Tuesday 15 October 2019

Post-Brexit Britain will gun for Irish business

Conference: Broadcaster Andrew Marr; Siobhán Masterson, head of corporate affairs, Ibec and Danny McCoy, CEO, Ibec
Conference: Broadcaster Andrew Marr; Siobhán Masterson, head of corporate affairs, Ibec and Danny McCoy, CEO, Ibec

David Chance

BRITAIN could cut business taxes and regulation dramatically in a post-Brexit environment and compete directly with the State for foreign investment, business leaders have warned.

Ireland has "made hay" during the two years in which Britain has tortured itself over Brexit, but once the wait is over, London will come gunning for corporate balance sheets in the same way as former UK Chancellor of the Exchequer George Osborne once did.

"The tournament has been on and Brexit has interrupted it," Danny McCoy, CEO of Ibec told the business lobby's leadership conference yesterday.

In the wake of the financial crisis, the State has ridden a wave of investment that has helped increase gross domestic product by 55pc since 2012 and seen a surge of company payments into the exchequer.

"I think there is no doubt that we are going to see Britain compete on a different level," said Michael Jackson, managing partner at international law firm Matheson.

"Even within the EU, Britain was one of our main competitors for foreign direct investment."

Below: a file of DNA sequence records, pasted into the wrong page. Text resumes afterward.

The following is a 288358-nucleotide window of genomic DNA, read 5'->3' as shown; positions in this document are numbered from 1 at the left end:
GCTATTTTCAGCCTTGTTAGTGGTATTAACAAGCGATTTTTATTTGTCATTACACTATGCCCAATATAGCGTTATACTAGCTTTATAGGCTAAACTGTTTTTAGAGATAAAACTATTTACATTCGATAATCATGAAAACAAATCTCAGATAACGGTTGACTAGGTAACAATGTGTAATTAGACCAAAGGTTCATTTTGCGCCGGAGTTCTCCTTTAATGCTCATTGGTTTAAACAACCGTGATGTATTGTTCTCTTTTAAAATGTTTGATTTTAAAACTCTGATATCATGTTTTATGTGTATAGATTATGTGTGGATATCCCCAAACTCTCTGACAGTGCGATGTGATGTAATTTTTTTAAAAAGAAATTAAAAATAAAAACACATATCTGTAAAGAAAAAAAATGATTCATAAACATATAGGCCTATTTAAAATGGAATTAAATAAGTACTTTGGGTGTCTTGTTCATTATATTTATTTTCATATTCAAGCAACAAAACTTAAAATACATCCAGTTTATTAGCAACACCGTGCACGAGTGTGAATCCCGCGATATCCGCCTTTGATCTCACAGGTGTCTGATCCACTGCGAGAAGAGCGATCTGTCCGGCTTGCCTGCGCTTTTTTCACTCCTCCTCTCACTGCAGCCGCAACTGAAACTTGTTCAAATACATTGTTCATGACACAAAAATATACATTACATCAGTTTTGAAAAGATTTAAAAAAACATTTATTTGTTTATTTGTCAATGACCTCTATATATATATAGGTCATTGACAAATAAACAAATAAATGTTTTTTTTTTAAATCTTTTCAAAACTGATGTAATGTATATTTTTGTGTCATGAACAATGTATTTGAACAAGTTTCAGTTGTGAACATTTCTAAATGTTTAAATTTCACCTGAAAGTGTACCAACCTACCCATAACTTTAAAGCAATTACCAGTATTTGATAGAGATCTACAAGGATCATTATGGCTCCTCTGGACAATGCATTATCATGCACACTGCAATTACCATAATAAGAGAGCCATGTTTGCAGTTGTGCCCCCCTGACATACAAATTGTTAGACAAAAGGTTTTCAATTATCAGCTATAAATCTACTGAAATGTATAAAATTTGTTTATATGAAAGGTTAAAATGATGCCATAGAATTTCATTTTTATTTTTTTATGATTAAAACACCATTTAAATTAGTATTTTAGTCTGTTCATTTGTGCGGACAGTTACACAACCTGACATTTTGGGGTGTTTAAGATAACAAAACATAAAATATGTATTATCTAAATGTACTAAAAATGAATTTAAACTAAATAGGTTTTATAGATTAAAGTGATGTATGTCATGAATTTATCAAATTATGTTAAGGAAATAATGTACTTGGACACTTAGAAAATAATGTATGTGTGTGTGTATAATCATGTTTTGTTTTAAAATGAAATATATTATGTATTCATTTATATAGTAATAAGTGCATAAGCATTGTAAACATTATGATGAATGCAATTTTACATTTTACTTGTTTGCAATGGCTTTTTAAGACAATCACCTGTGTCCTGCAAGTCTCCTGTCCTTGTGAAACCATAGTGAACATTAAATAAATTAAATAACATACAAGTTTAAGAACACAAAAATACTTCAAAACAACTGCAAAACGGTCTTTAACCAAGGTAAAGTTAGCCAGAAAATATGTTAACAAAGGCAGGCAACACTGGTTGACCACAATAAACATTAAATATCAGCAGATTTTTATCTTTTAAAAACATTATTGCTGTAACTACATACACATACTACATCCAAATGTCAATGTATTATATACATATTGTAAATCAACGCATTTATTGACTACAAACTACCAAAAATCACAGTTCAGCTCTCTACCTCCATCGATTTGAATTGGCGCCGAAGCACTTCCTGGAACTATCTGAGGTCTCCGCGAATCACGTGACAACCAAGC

Ireland's low corporate tax rate has attracted many of the top American multinationals to invest here, in some cases to take advantage of profit shifting.

In order for the State to compete for new business and continued investment, Ibec - which represents 70pc of the country's employers - called on the government to invest the revenue from the surge in company taxes in infrastructure.

Mr McCoy said that corporate tax receipts had outstripped government projections by €14.3bn since 2015.

"The proceeds should be set aside for more ambitious ongoing capital investment and for the next economic slowdown so that Ireland has the resources to invest in critical infrastructure and productive investment even when budgetary arithmetic is difficult," Mr McCoy said.

The State ran a budget surplus in 2018 for the first time since the financial crisis, despite large overspends on health.

Irish Independent

Also in Business